8 Tips to Writing a Successful Press Release from a Journalist’s Perspective

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Many press releases are dull and boring. They fail to engage the reader and usually end up getting deleted before they are even read. They lack attention-grabbing essentials that stand out to the reader. The whole point of a press release is to grab the journalist’s attention so they will read the information and report on the idea in their next publication.

A press release is a representation of what you want the public to know. Sometimes a press release can be about a new product your company is putting on store shelves, or it can be damage control. Either way, the information contained in the release needs to catch the journalist’s eye. A journalist typically scans the release to find relevant information; if none exists, into the trash bin it goes.

Writing a Successful, Readable Press Release

90% of the time, a journalist decides whether or not a press release is interesting while reading the headline. If the headline is uninteresting, the journalist will not bother reading further. A catchy headline will advance the reading process to the next level.

This is important because that is what the journalist is asking themselves after opening the press release. Ask yourself that very question when writing the first paragraph. What is the point of this press release and why should the journalist read it.

Filling a page with a creative, colorful narrative is easy. Use hard numbers to prove the significance of your product or idea. If you are starting a new trend, back it up with numbers that will grab the journalist and scream for attention.

Most journalists get annoyed when presented with grammar flaws. Most of the time, when presented with flawed grammar, they will stop reading and move on. Plus, the press release is a written representation of your product as well as your company.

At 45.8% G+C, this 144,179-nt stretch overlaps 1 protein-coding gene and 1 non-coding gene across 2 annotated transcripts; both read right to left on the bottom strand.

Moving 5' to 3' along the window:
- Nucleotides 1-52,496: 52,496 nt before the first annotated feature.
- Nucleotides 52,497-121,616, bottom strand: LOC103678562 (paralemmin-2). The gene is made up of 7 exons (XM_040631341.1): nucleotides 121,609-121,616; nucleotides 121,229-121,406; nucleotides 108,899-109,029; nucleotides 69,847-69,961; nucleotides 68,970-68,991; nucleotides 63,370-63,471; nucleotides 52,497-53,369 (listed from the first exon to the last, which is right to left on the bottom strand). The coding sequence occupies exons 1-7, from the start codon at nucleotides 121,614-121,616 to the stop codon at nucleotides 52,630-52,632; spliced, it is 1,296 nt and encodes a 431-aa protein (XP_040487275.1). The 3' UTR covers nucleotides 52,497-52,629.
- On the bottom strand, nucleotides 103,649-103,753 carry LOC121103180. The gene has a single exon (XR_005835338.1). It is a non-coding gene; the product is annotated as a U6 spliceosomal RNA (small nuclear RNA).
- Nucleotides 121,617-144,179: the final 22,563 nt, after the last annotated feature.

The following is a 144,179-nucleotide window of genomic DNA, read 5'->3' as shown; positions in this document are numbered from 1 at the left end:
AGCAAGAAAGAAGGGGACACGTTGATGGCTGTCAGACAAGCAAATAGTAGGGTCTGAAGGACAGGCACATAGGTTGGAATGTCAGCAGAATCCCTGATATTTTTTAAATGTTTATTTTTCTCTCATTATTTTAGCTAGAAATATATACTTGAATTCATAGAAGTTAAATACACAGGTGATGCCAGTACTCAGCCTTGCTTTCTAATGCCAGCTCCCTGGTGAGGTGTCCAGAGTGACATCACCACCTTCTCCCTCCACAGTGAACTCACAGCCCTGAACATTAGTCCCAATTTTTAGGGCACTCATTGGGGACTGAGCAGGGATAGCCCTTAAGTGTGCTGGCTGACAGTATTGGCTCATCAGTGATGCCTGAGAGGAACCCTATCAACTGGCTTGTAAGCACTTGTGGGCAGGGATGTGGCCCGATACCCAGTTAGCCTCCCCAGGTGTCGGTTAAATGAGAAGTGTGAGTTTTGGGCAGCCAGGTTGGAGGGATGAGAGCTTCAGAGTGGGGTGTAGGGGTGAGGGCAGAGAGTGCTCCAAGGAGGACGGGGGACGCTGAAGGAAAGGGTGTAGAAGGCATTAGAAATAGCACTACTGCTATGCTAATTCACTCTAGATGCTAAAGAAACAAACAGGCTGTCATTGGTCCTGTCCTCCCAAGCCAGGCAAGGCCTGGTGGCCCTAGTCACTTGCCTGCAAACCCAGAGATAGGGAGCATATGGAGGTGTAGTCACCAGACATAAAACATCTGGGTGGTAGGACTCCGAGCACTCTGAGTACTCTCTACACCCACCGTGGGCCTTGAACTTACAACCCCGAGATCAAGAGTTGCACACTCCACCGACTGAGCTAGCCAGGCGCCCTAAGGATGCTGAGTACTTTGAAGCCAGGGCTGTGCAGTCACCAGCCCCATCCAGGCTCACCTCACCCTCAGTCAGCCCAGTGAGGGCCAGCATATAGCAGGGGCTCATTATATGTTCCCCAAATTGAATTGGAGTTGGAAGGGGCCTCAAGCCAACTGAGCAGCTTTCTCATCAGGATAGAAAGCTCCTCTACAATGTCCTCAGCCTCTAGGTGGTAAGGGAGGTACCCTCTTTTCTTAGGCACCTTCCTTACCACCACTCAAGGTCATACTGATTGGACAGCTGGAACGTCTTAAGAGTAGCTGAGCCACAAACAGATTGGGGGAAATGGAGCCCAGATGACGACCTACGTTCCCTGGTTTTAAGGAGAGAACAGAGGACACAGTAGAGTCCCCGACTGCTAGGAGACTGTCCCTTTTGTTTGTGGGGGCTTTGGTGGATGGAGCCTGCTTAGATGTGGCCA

Quotes from key figures make the release, official. If there are not many quotes, that will force the journalist to contact you and ask if they can “quote you on that.” If they have to go through all that, most of the time they will not even bother.

They will need to contact you with any questions or permissions not given in the press release. If contact information is not there, they will do one of two things. They will either print their own interpretation or disregard the release altogether.

A long, drawn out release will lose the attention of the journalist. If you have to add another page, make it brief.

Provide a link to your product page and any statistics mentioned in the press release. They will need to check your sources before the print the story. In a journalist’s eye, sources are what make the story. Without them, the story will be marked as opinion. To a journalist, a piece being marked “opinion” is a slap in the face.

In conclusion, following these simple tips can mean the difference as to whether your press release is going to be read or not. Grab the reader’s attention in the headline and they will open the release. Otherwise, it will be discarded as spam. Remember that you need the release read to tell your side of things because you do not want your story told by someone else.

Ronn Torossian is a PR maverick and the CEO of 5W PR in NYC.

Written by

Ronn Torossian is CEO & Founder of 5WPR & one of America’s most notable PR executives. He is the Author of best-selling PR book, “For Immediate Release.“

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